Traceroute ain’t tracert

After ping, trace route is probably one of the most common network tools. Be it for fault finding, verification, discovery or testing. Between ping and trace route you can do a lot. Trace route, at it’s most basic sends a series of packets with an ever increasing Time to Live (TTL), starting at TTL=1. Every layer 3 device in the path will decrement this TTL and send a TTL Expired back towards the source if the TTL hits 0, until eventually the packet has a TTL that is long enough that it will reach the end device. The series of returned TTL Expired packets will tell you the path that the packet took.

Trace Route vs Tracert

What kind of packet trace route sends depends on the operating system of the device you are on. For a Linux/UNIX system (Cisco IOS) a UDP packet with a destination port starting at 33434 is sent towards the end target. On the other hand, on Windows the tracert command sends an ICMP packet towards the end target.

Why? Well, the original RFC791 for IP had a typo – it said you should never send an ICMP error in response to an ICMP packet. What it was supposed to say was you should never send an ICMP error in response to an ICMP error packet. By the time they fixed this in the RFC there were already devices out there configured so that they would never send an ICMP error (in this case ICMP TTL Expired) in response to an ICMP packet. So a new spec for traceroute was written using UDP. The final destination should respond to the UDP packet with a ICMP Port Unreachable packet which will indicate the trace has been completed.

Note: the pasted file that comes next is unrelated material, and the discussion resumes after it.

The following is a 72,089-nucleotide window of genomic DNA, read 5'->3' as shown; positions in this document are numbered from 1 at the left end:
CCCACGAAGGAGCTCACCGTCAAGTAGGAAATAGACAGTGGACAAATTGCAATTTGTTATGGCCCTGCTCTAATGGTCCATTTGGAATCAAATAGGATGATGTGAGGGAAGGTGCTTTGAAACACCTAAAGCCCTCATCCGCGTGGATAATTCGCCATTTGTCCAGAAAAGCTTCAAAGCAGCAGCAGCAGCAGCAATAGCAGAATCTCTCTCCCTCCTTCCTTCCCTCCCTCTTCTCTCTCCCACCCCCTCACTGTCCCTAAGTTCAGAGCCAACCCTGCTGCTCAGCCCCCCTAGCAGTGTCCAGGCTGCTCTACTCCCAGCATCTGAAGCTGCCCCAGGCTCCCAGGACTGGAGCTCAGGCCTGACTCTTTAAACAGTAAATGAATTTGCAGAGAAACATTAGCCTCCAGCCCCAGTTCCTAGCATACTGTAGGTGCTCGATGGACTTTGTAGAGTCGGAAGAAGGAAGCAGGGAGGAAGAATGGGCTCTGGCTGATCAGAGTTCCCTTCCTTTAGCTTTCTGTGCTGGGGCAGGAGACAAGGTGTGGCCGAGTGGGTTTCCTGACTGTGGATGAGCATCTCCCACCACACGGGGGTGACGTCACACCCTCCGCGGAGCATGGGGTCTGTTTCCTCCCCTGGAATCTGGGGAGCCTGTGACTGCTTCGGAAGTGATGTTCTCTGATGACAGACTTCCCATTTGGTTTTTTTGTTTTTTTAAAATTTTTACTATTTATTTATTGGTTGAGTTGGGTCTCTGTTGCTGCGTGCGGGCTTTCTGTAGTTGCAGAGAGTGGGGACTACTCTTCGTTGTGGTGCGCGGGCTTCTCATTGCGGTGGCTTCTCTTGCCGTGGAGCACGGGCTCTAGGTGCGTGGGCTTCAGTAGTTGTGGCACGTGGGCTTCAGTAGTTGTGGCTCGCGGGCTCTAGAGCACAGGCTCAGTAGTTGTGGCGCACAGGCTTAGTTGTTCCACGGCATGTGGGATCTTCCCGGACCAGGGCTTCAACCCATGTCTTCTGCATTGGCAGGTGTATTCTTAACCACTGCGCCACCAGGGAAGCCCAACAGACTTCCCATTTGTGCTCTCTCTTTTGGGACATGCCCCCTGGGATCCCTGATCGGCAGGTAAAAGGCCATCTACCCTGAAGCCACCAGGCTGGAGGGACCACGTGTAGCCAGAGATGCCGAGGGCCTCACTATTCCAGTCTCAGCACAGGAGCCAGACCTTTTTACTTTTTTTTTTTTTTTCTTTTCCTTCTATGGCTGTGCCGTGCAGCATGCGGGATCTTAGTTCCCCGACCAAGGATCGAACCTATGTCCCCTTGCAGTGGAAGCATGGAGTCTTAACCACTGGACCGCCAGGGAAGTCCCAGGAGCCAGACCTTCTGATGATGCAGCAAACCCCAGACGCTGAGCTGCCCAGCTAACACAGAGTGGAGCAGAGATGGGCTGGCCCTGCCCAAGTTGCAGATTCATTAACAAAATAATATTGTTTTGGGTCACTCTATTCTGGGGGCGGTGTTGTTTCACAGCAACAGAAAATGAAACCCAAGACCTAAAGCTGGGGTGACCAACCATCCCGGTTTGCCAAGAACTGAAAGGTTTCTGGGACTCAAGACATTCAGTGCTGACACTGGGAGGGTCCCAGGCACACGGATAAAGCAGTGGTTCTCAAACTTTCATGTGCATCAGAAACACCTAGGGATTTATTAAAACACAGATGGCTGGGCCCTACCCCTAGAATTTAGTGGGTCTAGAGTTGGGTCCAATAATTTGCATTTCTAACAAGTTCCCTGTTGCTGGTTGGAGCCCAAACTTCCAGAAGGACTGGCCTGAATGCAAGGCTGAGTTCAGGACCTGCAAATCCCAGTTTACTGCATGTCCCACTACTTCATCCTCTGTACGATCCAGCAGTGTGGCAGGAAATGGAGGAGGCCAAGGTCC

Why is this important? Well, for the most part just tracing through routers it probably isn’t. But suppose you have a firewall or ACL rule to allow ICMP through for fault finding purposes. If you tracert from your windows box, it will work fine. But if have remoted to a Cisco router and traceroute from there – it may not. It’s just something to be aware of if suddenly your trace fails at a firewall edge.

Also don’t host anything on UDP port 33434 or above.

Traceroute…what r u doin…traceroute…stahp!

If you need to stop your trace, the usual break sequences apply. Windows is ctrl+c and on a Cisco box it’s ctrl+shift+6 (or ctrl+^ if you prefer).

Why so *y?

At some point you will probably notice most of your traces from a Cisco device will end with something along the lines of:

R1#traceroute 10.0.0.6
Type escape sequence to abort.
Tracing the route to 10.0.0.6
 1 10.0.0.2 28 msec 20 msec 20 msec
 2 10.0.0.6 40 msec * 40 msec

You’ll notice the last line is “* 40 msec”. The * is due to ICMP rate limiting, I recommend this blog post at packetlife for a good explanation.

 

 

This entry was posted in "Fault Finding", "Network Operations" by Tom. Bookmark the permalink.

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